What is health insurance?
The term refers to a variety of insurance policies, ranging from those that cover
the costs of doctors and hospitals to those that meet a specific need — like long-term
care or dental coverage. When most of us talk about health insurance, however, we
refer to the kind of plan that covers doctor bills, surgery and hospital costs.
You may have heard terms like "managed care," "Fee-for-Service" and "indemnity."
These words define different types of coverage or health plans widely used by today's
consumers. Confused? Don't worry. We'll help you make sense of the lingo.
In a nutshell
Fee-for-Service (also known as indemnity or traditional) plans generally offer complete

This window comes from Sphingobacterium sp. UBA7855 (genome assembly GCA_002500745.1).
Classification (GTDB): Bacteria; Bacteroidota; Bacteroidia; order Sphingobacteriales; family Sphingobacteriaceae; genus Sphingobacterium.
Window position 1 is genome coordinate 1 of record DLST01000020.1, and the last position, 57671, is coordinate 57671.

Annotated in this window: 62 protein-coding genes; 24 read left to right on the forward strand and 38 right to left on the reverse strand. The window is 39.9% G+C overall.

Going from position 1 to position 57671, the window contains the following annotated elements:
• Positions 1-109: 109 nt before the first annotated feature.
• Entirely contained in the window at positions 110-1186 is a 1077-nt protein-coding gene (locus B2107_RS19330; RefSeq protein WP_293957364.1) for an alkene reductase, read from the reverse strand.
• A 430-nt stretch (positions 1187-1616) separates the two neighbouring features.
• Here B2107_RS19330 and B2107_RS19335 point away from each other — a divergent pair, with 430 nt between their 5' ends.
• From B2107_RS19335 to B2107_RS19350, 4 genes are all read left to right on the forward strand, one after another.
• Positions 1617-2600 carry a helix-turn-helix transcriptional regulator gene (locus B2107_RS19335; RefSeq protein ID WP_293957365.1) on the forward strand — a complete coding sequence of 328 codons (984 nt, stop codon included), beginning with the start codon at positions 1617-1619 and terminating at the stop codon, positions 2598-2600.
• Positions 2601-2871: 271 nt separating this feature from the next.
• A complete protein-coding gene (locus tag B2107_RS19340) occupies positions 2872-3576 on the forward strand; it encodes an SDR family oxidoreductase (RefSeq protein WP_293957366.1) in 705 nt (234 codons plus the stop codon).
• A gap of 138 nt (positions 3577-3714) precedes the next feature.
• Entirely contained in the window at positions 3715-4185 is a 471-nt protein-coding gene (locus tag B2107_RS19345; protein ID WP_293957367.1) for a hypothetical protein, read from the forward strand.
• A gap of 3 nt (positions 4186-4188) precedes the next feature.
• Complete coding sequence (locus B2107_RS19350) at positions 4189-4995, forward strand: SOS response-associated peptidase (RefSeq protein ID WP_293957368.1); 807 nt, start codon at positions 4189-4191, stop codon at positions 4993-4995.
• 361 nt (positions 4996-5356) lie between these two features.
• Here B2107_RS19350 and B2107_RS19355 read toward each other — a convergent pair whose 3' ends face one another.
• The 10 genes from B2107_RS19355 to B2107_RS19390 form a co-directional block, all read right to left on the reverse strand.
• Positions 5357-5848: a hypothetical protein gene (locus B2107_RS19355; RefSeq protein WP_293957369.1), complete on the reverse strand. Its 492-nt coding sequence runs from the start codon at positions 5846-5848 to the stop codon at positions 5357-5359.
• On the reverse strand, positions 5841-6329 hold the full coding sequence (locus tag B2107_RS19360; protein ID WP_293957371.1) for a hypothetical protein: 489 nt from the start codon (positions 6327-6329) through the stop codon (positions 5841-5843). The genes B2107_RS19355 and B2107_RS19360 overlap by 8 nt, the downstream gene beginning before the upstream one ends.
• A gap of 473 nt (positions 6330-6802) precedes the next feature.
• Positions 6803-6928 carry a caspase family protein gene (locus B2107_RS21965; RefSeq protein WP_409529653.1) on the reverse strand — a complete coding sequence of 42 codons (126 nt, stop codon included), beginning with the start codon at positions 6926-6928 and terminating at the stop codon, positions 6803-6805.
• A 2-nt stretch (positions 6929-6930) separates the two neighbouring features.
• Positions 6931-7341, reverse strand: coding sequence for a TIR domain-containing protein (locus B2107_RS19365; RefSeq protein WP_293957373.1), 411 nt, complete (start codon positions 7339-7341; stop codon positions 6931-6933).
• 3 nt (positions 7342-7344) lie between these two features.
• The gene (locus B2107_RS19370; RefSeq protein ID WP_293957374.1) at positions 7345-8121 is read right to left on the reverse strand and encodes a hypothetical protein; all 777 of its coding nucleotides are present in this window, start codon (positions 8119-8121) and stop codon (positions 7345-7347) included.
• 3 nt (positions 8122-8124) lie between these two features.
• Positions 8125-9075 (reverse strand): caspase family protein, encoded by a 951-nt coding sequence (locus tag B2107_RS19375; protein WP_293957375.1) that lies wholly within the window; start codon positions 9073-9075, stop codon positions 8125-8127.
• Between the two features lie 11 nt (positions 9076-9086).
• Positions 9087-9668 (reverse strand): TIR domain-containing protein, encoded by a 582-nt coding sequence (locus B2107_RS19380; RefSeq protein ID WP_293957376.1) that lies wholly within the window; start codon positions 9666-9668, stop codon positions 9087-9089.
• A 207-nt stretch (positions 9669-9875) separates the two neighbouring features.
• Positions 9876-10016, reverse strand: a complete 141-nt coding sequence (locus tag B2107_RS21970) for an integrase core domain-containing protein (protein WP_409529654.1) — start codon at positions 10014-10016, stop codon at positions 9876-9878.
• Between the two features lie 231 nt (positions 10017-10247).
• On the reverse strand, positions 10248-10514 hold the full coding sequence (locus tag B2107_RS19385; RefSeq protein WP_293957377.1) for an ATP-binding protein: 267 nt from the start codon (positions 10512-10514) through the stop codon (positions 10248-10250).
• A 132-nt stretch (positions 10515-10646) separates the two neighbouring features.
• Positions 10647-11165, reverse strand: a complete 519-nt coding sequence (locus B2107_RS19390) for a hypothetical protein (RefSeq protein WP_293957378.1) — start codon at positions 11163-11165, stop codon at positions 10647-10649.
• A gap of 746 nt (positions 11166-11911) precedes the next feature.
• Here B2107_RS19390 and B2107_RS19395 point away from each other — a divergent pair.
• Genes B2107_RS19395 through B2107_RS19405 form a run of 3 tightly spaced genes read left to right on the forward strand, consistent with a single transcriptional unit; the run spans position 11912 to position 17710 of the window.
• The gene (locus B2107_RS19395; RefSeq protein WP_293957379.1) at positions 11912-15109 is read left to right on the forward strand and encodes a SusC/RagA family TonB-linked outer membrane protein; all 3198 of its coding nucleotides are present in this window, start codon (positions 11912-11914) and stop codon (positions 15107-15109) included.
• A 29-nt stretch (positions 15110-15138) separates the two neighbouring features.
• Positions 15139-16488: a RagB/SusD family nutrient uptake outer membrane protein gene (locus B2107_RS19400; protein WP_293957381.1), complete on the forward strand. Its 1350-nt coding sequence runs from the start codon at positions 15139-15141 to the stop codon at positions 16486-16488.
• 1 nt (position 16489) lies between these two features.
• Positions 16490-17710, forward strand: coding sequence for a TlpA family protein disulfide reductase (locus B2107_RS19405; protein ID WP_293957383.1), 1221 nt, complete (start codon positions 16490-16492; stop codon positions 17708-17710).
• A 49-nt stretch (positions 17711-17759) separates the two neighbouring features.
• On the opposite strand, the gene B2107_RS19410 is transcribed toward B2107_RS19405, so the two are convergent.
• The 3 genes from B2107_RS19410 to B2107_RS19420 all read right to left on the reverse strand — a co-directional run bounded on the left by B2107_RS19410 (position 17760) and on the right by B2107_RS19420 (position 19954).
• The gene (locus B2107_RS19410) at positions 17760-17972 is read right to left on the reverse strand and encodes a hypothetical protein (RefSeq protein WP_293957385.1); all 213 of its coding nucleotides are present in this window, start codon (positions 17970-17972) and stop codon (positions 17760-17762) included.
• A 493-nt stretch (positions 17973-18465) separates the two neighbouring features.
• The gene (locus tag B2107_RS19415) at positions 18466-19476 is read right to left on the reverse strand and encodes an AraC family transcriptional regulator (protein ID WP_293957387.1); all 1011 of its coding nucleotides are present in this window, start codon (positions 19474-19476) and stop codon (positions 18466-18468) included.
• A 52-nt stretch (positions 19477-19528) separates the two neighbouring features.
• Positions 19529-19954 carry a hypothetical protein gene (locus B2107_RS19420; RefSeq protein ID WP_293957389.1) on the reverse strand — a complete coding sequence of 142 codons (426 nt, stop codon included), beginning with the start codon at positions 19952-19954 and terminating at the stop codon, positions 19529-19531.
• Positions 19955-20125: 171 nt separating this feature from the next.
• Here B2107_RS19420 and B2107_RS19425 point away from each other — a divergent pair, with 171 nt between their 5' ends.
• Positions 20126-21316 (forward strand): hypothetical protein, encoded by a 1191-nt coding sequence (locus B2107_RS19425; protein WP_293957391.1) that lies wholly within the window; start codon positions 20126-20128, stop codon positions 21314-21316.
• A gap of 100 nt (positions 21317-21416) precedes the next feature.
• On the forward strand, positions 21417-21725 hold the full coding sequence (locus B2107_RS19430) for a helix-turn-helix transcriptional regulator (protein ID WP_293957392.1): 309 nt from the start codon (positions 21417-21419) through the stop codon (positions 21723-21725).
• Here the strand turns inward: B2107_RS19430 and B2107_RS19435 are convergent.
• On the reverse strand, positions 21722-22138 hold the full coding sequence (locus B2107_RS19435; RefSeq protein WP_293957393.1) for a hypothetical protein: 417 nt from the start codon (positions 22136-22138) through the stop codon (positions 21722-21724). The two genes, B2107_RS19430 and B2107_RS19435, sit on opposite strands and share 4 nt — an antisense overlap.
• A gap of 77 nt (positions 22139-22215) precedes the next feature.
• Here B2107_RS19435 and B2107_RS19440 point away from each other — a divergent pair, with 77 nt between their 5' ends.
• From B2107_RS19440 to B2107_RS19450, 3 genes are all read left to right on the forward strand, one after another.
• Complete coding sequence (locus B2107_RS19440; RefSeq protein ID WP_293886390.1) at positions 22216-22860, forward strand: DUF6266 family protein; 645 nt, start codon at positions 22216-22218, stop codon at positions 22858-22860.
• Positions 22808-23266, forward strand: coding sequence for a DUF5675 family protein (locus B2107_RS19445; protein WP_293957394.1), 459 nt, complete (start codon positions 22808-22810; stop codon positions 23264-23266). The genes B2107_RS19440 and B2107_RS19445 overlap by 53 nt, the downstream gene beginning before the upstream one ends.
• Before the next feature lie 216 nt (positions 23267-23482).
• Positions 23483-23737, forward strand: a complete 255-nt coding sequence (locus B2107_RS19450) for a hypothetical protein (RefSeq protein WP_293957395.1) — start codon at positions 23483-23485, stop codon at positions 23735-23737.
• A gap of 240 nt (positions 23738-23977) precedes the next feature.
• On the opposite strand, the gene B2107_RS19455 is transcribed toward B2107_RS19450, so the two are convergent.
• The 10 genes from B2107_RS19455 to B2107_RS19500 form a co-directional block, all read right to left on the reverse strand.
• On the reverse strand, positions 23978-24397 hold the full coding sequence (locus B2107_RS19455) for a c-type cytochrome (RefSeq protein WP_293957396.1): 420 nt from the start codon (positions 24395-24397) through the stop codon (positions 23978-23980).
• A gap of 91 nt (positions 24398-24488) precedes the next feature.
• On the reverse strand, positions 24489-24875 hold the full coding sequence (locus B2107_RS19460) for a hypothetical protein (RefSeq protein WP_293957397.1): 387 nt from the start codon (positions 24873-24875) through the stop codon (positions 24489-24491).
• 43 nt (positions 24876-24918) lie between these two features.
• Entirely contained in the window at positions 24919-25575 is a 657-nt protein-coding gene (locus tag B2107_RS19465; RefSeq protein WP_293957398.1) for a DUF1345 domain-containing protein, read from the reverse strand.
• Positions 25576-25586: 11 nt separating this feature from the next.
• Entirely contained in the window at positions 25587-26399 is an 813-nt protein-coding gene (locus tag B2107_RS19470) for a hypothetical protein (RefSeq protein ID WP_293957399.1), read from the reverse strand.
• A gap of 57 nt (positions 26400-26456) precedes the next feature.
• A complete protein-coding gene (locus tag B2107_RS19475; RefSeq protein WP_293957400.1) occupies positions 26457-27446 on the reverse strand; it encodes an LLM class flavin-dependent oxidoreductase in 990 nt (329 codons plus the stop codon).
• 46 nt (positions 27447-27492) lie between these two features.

freedom to choose your own doctors (including specialists) and hospitals. These
plans, however, tend to be more expensive to the consumer.
Managed care plans, on the other hand, have agreements with certain doctors, hospitals
and health care providers to give a range of quality health services at a reduced
cost. The secret? Patients have to stay within the plan's network of providers and
health facilities to get the best benefits. HMOs, PPOs and POS plans are all types
of managed care.